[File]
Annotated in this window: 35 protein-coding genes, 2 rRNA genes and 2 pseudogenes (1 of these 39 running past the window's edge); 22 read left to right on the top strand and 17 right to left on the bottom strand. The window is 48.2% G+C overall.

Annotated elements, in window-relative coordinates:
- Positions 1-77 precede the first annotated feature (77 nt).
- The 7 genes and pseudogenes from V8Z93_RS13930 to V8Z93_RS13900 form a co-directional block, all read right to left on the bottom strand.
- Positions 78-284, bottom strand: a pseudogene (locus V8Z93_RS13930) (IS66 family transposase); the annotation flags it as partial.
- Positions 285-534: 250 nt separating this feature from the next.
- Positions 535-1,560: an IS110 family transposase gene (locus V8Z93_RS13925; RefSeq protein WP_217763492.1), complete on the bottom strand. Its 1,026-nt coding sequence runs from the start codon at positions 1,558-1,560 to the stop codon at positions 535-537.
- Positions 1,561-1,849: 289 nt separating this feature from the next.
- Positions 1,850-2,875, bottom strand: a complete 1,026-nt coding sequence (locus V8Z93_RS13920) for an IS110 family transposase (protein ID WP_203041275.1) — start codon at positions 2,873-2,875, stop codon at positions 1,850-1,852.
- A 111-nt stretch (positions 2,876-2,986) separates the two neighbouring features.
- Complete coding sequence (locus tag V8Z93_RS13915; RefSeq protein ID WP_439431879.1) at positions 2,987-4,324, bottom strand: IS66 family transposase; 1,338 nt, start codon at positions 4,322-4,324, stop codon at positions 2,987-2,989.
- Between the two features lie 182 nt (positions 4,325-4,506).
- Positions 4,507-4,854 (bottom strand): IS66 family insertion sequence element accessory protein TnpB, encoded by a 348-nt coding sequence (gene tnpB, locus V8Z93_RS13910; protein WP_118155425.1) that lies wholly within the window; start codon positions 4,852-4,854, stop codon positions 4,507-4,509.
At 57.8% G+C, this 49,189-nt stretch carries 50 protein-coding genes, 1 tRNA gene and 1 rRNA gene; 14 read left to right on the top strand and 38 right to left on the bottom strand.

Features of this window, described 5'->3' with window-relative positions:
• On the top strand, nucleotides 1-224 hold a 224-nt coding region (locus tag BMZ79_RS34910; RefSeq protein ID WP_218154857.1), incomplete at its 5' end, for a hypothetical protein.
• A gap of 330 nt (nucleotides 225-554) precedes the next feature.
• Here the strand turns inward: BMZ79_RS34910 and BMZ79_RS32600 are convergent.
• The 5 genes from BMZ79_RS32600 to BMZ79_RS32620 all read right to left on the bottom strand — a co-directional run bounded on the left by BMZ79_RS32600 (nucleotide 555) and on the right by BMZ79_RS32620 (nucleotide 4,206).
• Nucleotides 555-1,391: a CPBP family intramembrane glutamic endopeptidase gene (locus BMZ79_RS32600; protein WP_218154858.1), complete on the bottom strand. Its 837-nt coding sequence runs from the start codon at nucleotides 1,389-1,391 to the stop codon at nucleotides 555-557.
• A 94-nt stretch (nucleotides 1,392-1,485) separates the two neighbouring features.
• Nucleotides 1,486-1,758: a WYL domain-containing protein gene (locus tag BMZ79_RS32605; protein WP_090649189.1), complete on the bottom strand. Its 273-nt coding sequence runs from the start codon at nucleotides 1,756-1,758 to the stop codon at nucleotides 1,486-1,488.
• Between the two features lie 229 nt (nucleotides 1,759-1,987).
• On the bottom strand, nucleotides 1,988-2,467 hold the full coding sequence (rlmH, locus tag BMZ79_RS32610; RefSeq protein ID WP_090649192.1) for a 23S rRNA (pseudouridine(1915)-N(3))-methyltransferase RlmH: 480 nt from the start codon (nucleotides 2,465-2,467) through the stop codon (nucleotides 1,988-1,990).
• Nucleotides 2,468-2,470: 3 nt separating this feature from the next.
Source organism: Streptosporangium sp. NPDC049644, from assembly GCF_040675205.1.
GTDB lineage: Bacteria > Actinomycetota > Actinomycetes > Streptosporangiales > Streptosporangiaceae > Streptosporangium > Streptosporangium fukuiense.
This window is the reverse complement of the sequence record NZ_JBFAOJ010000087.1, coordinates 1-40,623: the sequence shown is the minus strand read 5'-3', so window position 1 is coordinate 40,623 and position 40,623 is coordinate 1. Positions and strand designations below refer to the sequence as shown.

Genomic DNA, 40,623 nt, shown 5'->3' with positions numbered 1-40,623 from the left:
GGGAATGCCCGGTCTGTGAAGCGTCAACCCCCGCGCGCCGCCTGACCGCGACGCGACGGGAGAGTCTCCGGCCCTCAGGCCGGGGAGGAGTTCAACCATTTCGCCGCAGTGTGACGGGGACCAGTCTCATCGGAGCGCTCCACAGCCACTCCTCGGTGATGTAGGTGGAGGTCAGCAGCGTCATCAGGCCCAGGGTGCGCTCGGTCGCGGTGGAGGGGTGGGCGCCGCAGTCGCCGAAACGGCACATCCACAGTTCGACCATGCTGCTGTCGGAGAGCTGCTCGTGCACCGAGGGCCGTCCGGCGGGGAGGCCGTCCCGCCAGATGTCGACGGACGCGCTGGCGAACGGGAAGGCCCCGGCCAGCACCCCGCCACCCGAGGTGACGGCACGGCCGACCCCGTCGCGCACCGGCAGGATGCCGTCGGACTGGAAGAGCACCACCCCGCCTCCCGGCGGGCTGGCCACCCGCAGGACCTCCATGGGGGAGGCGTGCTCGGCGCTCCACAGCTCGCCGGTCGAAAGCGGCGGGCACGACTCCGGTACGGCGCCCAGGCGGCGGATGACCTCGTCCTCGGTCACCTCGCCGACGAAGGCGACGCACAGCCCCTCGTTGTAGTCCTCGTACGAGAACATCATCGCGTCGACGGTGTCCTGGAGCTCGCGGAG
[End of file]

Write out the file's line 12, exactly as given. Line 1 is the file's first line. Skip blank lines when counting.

- Between the two features lie 182 nt (positions 4,325-4,506).